Virginia's embattled governor on Saturday pledged to remain in office after disavowing a blatantly racist photograph that appeared under his name in his 1984 medical school yearbook—and more calls for his resignation followed. After Gov. Ralph Northam spoke on Saturday, both of Virginia's US senators said they called Northam to tell him that he must resign, reports the AP. In a joint statement Saturday night, Sens. Mark Warner and Tim Kaine and the dean of Virginia's congressional delegation, Rep. Bobby Scott, said the recent events "have inflicted immense pain and irrevocably broken the trust Virginians must have in their leaders." The Virginia Democratic Party and the Virginia Legislative Black Caucus had earlier called for his resignation. More:
- Hillary Clinton placed herself in the "resign" camp on Saturday. She wrote in a tweet, "This has gone on too long. There is nothing to debate. He must resign."
- Alexandria Ocasio-Cortez weighed in too, tweeting, "Northam must resign, and those who try to help him stumble past this deserve scrutiny. If you can’t understand how painful + eroding this is to American society, let alone the state of Virginia, take some time to read up this weekend. To start, try 'Between the World and Me.'"
- In a tweet late Saturday, President Trump called Northam's actions related to the photo and abortion debate "unforgiveable!"
- In a tumultuous 24 hours, Gov. Ralph Northam on Friday apologized for appearing in a photograph that featured what appeared to be a man in blackface and a second person cloaked in Ku Klux Klan garb. But by Saturday, he reversed course and said the racist photo on his yearbook profile page did not feature him after all. The governor said he had not seen the photo before Friday, since he had not purchased the commemorative book or been involved in its preparation more than three decades ago.
- Fox News reports the president of the Eastern Virginia Medical School in Norfolk—the one Northam attended—said in a statement Saturday that "an external investigation" will soon begin into all past yearbooks to "determine the processes for publishing those yearbooks [and] discover what, if any, administrative oversight was exercised."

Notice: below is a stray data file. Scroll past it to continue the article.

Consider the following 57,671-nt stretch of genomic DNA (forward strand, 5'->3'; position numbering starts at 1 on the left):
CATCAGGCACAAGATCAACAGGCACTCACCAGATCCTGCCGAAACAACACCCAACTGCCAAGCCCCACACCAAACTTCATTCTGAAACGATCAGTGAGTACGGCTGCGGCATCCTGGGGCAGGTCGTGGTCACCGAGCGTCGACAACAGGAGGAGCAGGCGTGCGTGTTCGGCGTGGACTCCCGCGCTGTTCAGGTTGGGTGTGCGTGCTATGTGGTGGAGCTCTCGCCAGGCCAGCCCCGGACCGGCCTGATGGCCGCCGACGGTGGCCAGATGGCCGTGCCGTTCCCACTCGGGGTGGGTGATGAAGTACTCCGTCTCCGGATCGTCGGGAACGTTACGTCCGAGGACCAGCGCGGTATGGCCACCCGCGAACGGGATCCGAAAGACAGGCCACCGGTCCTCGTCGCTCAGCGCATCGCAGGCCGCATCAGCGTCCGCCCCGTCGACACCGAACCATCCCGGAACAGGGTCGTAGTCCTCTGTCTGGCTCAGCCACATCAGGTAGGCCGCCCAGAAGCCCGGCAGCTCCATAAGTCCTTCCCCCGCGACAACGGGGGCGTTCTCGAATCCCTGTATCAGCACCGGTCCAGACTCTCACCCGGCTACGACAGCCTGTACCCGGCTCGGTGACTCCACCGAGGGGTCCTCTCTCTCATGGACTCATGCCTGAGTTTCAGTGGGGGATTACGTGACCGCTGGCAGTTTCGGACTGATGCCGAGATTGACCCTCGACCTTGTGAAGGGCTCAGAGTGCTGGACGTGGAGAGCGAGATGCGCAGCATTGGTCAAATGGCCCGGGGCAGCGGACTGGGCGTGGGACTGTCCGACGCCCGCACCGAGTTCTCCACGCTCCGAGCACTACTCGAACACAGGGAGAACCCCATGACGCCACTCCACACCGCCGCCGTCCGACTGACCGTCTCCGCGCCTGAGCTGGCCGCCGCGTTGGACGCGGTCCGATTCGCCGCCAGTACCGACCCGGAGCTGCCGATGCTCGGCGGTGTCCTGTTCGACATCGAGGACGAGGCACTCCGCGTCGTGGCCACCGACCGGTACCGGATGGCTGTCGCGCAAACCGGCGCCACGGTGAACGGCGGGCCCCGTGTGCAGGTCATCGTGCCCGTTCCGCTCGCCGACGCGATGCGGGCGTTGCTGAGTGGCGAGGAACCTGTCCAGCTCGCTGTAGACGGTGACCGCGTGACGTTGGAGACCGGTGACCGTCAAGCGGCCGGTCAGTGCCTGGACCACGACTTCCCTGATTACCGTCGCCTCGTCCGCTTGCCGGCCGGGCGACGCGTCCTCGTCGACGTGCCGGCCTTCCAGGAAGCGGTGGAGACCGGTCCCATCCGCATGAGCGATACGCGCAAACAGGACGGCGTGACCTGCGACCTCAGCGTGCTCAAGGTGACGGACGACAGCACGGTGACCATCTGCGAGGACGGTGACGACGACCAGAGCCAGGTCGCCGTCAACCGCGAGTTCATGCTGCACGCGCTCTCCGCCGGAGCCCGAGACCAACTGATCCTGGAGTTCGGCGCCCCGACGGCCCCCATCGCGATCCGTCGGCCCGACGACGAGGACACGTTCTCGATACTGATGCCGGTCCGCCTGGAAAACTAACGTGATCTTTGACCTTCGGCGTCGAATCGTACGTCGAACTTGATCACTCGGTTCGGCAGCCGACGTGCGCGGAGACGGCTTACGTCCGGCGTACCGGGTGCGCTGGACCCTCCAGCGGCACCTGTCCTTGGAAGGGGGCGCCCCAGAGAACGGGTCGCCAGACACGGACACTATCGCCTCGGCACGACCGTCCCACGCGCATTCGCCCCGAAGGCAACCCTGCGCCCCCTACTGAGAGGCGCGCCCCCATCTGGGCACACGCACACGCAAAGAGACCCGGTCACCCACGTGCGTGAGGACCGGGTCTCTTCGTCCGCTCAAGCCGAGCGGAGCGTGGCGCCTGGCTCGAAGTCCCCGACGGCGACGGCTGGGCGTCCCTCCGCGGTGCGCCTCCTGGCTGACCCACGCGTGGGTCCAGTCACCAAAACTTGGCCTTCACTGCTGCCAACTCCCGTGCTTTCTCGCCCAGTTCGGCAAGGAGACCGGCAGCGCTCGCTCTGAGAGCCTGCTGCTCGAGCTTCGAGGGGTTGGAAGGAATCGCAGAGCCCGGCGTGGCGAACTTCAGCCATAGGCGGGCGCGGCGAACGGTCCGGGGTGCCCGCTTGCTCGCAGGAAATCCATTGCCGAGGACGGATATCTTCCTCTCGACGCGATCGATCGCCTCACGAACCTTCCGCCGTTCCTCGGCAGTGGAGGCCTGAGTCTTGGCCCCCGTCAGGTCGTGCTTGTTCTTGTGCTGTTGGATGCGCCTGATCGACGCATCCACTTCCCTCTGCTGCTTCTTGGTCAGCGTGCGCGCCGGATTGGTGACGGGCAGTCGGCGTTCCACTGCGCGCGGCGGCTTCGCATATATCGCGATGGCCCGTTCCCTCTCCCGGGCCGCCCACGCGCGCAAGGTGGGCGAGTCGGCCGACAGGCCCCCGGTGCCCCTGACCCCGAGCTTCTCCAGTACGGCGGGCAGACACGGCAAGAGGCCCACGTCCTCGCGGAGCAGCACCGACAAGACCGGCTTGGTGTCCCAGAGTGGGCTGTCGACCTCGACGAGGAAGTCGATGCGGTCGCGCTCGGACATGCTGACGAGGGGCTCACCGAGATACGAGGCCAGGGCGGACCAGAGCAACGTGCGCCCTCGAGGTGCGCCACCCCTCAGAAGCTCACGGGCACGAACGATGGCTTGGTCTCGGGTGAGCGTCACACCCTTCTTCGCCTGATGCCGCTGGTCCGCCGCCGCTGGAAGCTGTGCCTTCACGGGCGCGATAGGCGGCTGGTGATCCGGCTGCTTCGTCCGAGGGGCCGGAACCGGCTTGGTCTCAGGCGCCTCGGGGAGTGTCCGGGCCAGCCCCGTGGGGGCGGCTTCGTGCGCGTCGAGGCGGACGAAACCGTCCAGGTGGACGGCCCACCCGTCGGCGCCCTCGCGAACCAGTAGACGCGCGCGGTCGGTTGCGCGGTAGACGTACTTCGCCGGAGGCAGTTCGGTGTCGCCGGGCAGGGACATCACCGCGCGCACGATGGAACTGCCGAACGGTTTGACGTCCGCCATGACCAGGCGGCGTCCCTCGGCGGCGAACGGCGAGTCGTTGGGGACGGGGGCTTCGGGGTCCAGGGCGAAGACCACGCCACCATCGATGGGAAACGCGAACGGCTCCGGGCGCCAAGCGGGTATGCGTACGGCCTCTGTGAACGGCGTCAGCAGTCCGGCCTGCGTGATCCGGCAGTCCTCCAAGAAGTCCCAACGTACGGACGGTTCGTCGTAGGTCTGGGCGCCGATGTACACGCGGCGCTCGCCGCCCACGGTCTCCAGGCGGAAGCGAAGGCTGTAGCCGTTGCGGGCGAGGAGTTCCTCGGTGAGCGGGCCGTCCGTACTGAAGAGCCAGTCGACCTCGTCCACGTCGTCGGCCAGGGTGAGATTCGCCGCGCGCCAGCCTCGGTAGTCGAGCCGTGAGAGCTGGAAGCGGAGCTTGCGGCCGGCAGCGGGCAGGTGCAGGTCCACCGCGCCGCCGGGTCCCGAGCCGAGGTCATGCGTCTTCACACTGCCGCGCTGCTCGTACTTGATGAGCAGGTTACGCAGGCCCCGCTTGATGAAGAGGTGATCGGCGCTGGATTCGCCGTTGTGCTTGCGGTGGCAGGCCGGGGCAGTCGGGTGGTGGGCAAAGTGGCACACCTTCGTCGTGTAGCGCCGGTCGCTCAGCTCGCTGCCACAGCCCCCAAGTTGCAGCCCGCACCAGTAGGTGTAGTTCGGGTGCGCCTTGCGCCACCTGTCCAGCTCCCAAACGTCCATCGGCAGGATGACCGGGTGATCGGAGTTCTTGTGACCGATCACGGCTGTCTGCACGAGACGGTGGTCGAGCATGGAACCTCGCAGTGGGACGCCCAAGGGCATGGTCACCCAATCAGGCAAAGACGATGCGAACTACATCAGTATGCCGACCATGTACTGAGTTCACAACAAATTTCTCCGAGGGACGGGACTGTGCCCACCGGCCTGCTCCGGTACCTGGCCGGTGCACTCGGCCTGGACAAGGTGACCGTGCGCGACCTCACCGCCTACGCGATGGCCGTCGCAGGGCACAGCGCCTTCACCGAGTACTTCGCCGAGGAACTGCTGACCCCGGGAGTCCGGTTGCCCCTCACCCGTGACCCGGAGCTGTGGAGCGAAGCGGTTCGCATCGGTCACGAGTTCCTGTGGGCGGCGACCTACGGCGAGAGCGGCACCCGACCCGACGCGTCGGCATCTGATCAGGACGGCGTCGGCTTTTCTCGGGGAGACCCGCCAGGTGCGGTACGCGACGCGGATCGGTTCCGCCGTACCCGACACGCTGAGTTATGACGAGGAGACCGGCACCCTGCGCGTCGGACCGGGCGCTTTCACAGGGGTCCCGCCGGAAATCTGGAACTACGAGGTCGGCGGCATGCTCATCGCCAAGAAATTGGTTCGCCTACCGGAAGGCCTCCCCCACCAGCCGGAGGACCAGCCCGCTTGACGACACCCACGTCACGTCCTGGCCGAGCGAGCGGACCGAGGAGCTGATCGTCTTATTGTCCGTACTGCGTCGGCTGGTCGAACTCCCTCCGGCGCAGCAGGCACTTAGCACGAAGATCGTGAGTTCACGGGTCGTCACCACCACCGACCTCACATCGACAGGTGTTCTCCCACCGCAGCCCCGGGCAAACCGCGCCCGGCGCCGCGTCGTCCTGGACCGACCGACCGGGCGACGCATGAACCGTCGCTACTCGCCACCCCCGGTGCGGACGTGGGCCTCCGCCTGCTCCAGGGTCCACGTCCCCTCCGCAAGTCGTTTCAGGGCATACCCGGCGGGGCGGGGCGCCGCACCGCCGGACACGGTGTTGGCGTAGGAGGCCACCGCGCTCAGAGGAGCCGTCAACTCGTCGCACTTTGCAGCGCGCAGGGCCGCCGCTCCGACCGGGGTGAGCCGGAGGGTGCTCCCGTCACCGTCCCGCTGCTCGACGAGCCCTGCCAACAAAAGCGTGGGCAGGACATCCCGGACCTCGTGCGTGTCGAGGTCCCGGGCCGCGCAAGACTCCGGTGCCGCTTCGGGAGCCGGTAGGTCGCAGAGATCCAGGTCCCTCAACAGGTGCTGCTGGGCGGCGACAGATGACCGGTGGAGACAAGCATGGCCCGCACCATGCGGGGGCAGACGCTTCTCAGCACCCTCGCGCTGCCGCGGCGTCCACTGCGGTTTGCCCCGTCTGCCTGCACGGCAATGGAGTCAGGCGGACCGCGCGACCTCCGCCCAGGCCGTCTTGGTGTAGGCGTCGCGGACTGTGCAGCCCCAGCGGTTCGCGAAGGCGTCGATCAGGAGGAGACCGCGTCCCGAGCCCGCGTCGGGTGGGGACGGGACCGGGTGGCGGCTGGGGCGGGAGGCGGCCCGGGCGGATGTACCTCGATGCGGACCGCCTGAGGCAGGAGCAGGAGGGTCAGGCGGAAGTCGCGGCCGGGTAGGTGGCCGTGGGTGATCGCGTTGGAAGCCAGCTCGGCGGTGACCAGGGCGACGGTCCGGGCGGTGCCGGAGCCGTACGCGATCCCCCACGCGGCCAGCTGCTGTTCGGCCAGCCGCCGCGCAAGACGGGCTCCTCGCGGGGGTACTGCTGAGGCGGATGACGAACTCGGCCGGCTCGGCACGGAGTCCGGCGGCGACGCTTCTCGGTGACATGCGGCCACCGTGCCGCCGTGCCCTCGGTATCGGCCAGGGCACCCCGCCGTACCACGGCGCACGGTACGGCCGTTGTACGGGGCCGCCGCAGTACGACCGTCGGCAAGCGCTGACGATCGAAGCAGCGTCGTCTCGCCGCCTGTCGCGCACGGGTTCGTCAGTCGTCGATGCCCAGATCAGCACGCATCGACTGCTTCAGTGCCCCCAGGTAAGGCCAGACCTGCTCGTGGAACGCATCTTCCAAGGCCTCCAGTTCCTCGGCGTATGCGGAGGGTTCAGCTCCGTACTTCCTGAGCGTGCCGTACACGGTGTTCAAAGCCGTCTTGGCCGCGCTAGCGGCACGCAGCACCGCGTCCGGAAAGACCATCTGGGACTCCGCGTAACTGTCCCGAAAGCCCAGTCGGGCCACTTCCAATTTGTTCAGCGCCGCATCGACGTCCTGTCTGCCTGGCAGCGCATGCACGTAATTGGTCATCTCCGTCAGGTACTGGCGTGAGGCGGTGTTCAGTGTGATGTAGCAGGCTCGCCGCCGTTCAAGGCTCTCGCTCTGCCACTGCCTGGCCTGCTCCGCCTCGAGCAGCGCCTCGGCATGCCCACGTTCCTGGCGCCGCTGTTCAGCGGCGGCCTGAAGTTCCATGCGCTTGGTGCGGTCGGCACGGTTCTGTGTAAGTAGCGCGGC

- While talking with reporters, Northam admitted that he had previously worn blackface around that time, saying he once had used shoe polish to darken his face as part of a Michael Jackson costume he fashioned for a 1984 dance contest in San Antonio, Texas, when he was in the US Army. Northam said he regrets that he didn't understand "the harmful legacy of an action like that."
- If Northam does resign, Virginia Lt. Gov. Justin Fairfax would become the second African-American governor in the state's history. In a statement, Fairfax said the state needs leaders who can unite people, but he stopped short of calling for Northam's departure.
- Northam conceded Saturday that people might have difficulty believing his shifting statements. He was pushed repeatedly by reporters to explain why he issued an apology Friday if he wasn't in the photograph. "My first intention ... was to reach out and apologize," he said, adding that he recognized that people would be offended by the photo. But after studying the picture and consulting with classmates, Northam said, "I am convinced that is not my picture."
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